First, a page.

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The Creation of Woman
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Verses 15 through 24 of Chapter 2 provides us with a second account of the creation of man and woman; an account focusing on relationships and intimacy.

Throughout these verses God's solicitude toward man is marvelous especially when one considers the manner in which the gods are said to treat man in the Babylonian, Greek, Egyptian, Phoenician, and Roman mythologies. Here, we see the love of a Father toward his child rather than the love a Creator toward his creature.

Equally deafening is the silence of Adam.

Why is it that God says "it is not good that man be alone"? Is it that God recognizes that He made a mistake in creation and that the world after all was not as good as He affirmed to be? Could it be that Adam's silence holds the key to this apparent contradiction?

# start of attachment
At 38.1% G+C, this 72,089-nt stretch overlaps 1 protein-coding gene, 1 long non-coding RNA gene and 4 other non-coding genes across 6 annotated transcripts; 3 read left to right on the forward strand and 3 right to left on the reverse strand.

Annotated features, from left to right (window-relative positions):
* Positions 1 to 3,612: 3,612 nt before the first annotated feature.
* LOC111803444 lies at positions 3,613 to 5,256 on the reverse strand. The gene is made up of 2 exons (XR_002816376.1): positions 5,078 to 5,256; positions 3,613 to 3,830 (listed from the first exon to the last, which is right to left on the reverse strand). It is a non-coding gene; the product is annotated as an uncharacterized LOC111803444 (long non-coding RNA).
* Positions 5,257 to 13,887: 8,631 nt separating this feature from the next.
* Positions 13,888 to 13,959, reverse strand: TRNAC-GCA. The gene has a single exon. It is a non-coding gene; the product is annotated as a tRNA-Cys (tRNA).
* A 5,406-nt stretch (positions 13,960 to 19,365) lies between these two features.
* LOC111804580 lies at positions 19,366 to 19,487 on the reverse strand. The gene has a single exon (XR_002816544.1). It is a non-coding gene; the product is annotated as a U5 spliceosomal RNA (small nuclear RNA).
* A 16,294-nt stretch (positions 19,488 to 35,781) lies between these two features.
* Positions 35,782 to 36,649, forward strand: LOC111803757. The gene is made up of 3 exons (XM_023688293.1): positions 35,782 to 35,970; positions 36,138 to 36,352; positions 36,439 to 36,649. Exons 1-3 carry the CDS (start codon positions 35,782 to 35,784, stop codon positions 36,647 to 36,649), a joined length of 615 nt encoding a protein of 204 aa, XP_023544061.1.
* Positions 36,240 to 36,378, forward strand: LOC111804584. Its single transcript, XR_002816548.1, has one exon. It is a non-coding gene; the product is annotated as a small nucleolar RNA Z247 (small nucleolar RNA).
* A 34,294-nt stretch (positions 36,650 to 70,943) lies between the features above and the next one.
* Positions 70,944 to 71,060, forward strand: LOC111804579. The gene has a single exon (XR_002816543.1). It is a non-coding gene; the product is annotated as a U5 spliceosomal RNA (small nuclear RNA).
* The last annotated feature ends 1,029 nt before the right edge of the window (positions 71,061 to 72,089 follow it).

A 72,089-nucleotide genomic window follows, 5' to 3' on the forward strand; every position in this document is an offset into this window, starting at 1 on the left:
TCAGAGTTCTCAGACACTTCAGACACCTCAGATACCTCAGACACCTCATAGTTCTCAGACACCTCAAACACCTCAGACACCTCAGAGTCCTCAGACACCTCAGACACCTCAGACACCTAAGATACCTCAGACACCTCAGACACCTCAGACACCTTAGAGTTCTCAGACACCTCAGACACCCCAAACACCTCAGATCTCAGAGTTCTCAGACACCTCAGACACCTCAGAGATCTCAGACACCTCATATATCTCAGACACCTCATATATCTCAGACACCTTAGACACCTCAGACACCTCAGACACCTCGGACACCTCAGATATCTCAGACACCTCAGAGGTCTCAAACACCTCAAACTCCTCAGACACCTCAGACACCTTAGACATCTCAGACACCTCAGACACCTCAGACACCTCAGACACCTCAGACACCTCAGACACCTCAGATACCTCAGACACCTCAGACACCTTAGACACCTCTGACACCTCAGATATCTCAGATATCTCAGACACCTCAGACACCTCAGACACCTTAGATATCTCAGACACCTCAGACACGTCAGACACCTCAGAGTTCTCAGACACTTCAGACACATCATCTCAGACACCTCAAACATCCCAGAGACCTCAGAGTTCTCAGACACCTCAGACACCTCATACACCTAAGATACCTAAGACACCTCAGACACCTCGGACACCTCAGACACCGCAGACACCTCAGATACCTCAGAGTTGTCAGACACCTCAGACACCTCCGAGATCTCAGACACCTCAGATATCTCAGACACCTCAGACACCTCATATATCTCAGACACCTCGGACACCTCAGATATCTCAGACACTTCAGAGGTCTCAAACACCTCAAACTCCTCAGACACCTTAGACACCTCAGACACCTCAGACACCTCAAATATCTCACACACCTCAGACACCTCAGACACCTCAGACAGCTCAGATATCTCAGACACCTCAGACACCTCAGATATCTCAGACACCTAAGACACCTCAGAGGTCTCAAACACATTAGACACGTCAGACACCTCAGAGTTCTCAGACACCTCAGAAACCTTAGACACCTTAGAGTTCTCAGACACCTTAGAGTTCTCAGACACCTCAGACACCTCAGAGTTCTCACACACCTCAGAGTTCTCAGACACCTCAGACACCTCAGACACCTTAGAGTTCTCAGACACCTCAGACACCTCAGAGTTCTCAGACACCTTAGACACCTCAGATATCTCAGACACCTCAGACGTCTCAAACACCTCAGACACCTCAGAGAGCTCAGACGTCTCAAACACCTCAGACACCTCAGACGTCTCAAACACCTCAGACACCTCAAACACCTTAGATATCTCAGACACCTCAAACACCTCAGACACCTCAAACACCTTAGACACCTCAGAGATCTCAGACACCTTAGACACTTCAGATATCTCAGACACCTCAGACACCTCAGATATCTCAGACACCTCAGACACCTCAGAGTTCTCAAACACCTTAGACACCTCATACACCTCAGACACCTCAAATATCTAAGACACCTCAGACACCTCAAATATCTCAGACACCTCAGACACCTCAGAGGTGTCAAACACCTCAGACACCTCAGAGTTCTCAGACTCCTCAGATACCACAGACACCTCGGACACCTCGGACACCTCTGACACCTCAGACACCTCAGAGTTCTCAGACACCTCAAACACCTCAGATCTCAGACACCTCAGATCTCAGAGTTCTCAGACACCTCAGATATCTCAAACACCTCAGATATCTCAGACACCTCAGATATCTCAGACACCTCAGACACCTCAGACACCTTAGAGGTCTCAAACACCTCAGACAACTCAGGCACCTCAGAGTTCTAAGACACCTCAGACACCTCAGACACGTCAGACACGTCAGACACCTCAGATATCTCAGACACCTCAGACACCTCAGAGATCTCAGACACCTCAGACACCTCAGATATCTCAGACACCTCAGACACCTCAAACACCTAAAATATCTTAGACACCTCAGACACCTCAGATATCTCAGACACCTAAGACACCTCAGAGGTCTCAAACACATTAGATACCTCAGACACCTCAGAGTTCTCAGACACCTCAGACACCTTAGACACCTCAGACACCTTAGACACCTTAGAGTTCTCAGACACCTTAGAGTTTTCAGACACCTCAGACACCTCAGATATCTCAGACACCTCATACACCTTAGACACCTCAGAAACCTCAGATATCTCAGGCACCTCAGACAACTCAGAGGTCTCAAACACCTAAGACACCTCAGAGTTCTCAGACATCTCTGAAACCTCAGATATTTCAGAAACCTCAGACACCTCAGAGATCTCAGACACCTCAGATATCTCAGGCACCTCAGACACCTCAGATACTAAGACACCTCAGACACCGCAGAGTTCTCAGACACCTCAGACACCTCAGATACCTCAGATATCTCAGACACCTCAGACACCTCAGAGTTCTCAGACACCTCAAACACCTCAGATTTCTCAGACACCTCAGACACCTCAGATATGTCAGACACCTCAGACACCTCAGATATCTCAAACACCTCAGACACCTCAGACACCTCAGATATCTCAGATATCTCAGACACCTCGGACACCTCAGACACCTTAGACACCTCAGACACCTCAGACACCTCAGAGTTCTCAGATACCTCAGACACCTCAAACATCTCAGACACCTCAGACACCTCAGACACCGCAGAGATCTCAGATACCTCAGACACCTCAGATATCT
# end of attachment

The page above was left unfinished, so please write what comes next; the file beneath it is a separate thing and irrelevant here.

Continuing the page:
Even more surprising is the fact that God does not create Eve right away; rather he brings all the animals to Adam first and waits to see what Adam would do. Is God misguided? Is He at a loss?

Is Adam's silence the key that could explain these strange verses?

When Adam sees Eve he exclaims "at last this one is flesh from my flesh, bones of my bones," which is definitely a very good thing to say but, once more, what is it that he does not say? What is it that should have been said and was not said?

Is Adam's silence the key to the whole passage?

A

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